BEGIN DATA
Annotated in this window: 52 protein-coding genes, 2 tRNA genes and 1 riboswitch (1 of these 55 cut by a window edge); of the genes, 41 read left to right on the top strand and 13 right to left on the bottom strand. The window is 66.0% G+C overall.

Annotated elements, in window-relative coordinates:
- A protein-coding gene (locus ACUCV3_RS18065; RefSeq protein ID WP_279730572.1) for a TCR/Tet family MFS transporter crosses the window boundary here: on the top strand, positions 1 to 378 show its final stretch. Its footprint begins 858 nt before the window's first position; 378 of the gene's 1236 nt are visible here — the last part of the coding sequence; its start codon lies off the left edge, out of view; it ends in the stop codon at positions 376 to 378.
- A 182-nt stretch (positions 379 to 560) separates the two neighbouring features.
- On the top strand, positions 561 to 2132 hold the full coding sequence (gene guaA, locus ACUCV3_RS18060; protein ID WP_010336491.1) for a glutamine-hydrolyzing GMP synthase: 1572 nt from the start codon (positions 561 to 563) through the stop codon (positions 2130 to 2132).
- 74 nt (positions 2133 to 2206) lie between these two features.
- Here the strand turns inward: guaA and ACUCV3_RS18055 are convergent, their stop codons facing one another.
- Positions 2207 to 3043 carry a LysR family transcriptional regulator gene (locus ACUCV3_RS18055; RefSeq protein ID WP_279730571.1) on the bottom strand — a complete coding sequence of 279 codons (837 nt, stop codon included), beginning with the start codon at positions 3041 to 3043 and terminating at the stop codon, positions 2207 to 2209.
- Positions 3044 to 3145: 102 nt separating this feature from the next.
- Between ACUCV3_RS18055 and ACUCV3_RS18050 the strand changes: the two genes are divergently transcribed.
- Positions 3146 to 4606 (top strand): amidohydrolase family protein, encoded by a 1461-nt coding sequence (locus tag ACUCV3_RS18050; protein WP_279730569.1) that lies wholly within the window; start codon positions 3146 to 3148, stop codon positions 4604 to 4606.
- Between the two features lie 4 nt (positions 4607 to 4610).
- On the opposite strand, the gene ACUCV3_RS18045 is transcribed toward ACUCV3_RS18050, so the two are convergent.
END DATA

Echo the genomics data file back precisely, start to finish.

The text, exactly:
Annotated in this window: 52 protein-coding genes, 2 tRNA genes and 1 riboswitch (1 of these 55 cut by a window edge); of the genes, 41 read left to right on the top strand and 13 right to left on the bottom strand. The window is 66.0% G+C overall.

Annotated elements, in window-relative coordinates:
- A protein-coding gene (locus ACUCV3_RS18065; RefSeq protein ID WP_279730572.1) for a TCR/Tet family MFS transporter crosses the window boundary here: on the top strand, positions 1 to 378 show its final stretch. Its footprint begins 858 nt before the window's first position; 378 of the gene's 1236 nt are visible here — the last part of the coding sequence; its start codon lies off the left edge, out of view; it ends in the stop codon at positions 376 to 378.
- A 182-nt stretch (positions 379 to 560) separates the two neighbouring features.
- On the top strand, positions 561 to 2132 hold the full coding sequence (gene guaA, locus ACUCV3_RS18060; protein ID WP_010336491.1) for a glutamine-hydrolyzing GMP synthase: 1572 nt from the start codon (positions 561 to 563) through the stop codon (positions 2130 to 2132).
- 74 nt (positions 2133 to 2206) lie between these two features.
- Here the strand turns inward: guaA and ACUCV3_RS18055 are convergent, their stop codons facing one another.
- Positions 2207 to 3043 carry a LysR family transcriptional regulator gene (locus ACUCV3_RS18055; RefSeq protein ID WP_279730571.1) on the bottom strand — a complete coding sequence of 279 codons (837 nt, stop codon included), beginning with the start codon at positions 3041 to 3043 and terminating at the stop codon, positions 2207 to 2209.
- Positions 3044 to 3145: 102 nt separating this feature from the next.
- Between ACUCV3_RS18055 and ACUCV3_RS18050 the strand changes: the two genes are divergently transcribed.
- Positions 3146 to 4606 (top strand): amidohydrolase family protein, encoded by a 1461-nt coding sequence (locus tag ACUCV3_RS18050; protein WP_279730569.1) that lies wholly within the window; start codon positions 3146 to 3148, stop codon positions 4604 to 4606.
- Between the two features lie 4 nt (positions 4607 to 4610).
- On the opposite strand, the gene ACUCV3_RS18045 is transcribed toward ACUCV3_RS18050, so the two are convergent.